HERBERT v. BRYSON et al
ORDER DENYING 61 Motion to Appoint Counsel. Ordered by US DISTRICT JUDGE MARC THOMAS TREADWELL on 1/12/2018. (tlh)
IN THE UNITED STATES DISTRICT COURT
FOR THE MIDDLE DISTRICT OF GEORGIA
CIVIL ACTION NO. 5:15-CV-270 (MTT)
Plaintiff Jermarae Herbert has moved for the appointment of counsel. Doc. 61.
For the following reasons, the motion is DENIED.
“Appointment of counsel in a civil case is not a constitutional right.” Wahl v.
McIver, 773 F.2d 1169, 1174 (11th Cir. 1985) (citation omitted). Rather, “[i]t is a
privilege that is justified only by exceptional circumstances.” Id. (citation omitted); see
also Smith v. Fla. Dep’t Corr., 713 F.3d 1059, 1063 (11th Cir. 2013) (citation omitted)
(“[W]hether such circumstances exist is committed to the district court’s discretion.”). In
exercising its discretion regarding whether to appoint counsel for an indigent party, the
district court considers factors such as the complexity of the facts and legal claims. See
Bass v. Perin, 170 F.3d 1312, 1320 (11th Cir. 1999) (holding that the district court did
not abuse its discretion in refusing to appoint counsel in a § 1983 case with undisputed
core facts and straightforward legal claims).
The Plaintiff argues that he needs appointed counsel because (1) he is unable to
afford counsel; (2) the issues involved in this case are complex; (3) he, “as a
segregation inmate, has extremely limited access to the law library;” and (4) he has
limited knowledge of the law. Doc. 61 at 1. But, as the record reveals, even if the
Plaintiff cannot afford counsel, his § 1983 claim is rather straightforward. Specifically,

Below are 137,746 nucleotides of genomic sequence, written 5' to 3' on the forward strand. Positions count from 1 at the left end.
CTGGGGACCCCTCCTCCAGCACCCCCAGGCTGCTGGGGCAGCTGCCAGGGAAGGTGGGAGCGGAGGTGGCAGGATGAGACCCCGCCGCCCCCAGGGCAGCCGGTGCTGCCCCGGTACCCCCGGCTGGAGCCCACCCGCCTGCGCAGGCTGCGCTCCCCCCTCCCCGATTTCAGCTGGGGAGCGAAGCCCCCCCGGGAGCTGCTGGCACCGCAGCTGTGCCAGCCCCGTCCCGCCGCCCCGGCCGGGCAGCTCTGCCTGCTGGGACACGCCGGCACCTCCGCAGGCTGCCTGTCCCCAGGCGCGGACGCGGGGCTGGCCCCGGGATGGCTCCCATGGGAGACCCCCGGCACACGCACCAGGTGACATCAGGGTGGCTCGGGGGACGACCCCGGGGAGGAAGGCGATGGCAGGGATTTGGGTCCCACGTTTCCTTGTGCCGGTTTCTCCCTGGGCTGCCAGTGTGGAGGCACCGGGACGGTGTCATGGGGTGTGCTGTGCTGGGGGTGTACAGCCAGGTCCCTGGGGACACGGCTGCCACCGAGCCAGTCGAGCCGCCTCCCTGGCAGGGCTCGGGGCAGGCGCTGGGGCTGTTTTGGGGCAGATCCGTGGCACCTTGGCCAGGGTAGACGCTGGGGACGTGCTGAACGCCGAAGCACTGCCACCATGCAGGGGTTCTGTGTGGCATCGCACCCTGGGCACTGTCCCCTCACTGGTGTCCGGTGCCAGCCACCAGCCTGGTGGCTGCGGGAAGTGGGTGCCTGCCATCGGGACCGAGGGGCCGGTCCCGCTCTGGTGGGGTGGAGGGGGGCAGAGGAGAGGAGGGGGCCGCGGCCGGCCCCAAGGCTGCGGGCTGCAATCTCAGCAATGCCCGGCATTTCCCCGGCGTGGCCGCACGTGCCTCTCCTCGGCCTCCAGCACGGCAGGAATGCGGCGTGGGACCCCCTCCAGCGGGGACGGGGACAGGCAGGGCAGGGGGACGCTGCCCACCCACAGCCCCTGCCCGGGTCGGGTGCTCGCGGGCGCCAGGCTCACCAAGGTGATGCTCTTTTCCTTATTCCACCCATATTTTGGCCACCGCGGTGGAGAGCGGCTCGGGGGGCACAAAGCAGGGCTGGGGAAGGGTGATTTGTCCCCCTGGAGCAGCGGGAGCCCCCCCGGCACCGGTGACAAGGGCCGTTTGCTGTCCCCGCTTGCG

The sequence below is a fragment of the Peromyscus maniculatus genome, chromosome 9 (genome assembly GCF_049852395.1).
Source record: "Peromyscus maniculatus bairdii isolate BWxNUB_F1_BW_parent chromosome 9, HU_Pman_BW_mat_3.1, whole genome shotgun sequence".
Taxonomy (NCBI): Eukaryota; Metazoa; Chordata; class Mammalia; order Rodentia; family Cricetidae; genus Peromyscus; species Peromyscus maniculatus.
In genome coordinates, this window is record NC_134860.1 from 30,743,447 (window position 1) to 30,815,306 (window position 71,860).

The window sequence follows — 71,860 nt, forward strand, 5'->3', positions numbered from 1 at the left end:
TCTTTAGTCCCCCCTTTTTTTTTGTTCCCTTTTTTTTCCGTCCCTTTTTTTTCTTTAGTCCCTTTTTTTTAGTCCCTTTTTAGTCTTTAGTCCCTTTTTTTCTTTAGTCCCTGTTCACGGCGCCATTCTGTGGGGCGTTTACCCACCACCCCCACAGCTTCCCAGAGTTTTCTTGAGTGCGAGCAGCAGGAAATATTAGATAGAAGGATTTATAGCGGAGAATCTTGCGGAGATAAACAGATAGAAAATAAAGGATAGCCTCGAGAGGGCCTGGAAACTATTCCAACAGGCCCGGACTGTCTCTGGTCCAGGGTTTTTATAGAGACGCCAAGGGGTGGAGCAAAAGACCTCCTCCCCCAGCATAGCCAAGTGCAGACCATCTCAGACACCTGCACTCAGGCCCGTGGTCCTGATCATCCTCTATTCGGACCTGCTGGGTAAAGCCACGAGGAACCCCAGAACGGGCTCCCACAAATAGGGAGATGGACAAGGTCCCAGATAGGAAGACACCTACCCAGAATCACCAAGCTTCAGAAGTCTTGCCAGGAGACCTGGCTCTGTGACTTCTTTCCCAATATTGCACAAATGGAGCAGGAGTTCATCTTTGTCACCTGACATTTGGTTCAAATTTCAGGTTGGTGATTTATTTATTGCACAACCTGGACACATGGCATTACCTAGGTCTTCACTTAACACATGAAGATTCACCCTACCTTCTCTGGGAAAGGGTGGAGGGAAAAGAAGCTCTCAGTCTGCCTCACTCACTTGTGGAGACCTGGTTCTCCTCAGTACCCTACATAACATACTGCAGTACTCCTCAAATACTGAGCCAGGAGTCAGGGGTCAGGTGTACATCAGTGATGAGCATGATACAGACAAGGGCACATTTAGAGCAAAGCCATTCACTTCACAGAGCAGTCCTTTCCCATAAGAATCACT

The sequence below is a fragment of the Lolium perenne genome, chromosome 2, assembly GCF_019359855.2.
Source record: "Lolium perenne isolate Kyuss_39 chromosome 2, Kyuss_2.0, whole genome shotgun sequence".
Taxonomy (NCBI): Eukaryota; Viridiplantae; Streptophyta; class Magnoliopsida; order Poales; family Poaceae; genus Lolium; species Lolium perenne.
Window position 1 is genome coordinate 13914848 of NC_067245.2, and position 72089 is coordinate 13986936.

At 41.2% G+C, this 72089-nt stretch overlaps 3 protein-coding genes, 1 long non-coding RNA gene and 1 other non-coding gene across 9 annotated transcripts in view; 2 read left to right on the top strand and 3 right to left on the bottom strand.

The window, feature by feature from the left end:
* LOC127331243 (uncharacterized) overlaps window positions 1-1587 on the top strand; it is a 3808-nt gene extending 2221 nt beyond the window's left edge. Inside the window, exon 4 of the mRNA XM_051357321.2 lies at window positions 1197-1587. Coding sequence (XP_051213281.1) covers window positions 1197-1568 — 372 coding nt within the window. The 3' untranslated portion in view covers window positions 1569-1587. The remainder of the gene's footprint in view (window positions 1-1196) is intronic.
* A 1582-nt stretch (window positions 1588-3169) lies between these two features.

the Plaintiff alleges that Defendant Charles Register used unconstitutional excessive
force against the Plaintiff by placing his hands around the Plaintiff’s neck and choking
him “with almost all his force” while the Plaintiff was incarcerated. Doc. 1 at 7-8; see
generally Docs. 22; 46; 55 (dismissing all claims except for the Plaintiff’s Eighth
Amendment claim against Defendant Register). It is clear that the Plaintiff’s § 1983
claim is neither factually nor legally complex. Accordingly, the Plaintiff has not
established the “exceptional circumstances” necessary to merit appointment of counsel.
See Wahl, 773 F.2d at 1174 (finding no exceptional circumstances where essential
facts and legal issues were clear); cf. Smith, 713 F.3d at 1065 (holding that factors such
as (1) the presence of allegations not personally experienced by the plaintiff, (2)
discovery issues and suspect conduct of the defendants, and (3) security concerns
complicating the plaintiff’s ability to interview other inmates, “in the aggregate,”
presented exceptional circumstances necessitating the appointment of counsel).
Moreover, with regard to his argument that he has limited access to a law library,
this limitation does not establish an exceptional circumstance because, even without
having access, the Plaintiff has shown that he can still set forth the essential merits of
his position. See Delgiudice v. Primus, 679 F. App’x. 944, 947 (11th Cir. 2017) (citation
omitted) (rejecting the prisoner’s argument that he needed counsel because of his
limited access to a law library in a § 1983 action when the record reflected that he could
“still set forth the essential merits of his position”).
Accordingly, the Plaintiff’s motion to appoint counsel (Doc. 61) is DENIED.
SO ORDERED, this 12th day of January, 2018.
S/ Marc T. Treadwell
MARC T. TREADWELL, JUDGE
UNITED STATES DISTRICT COURT
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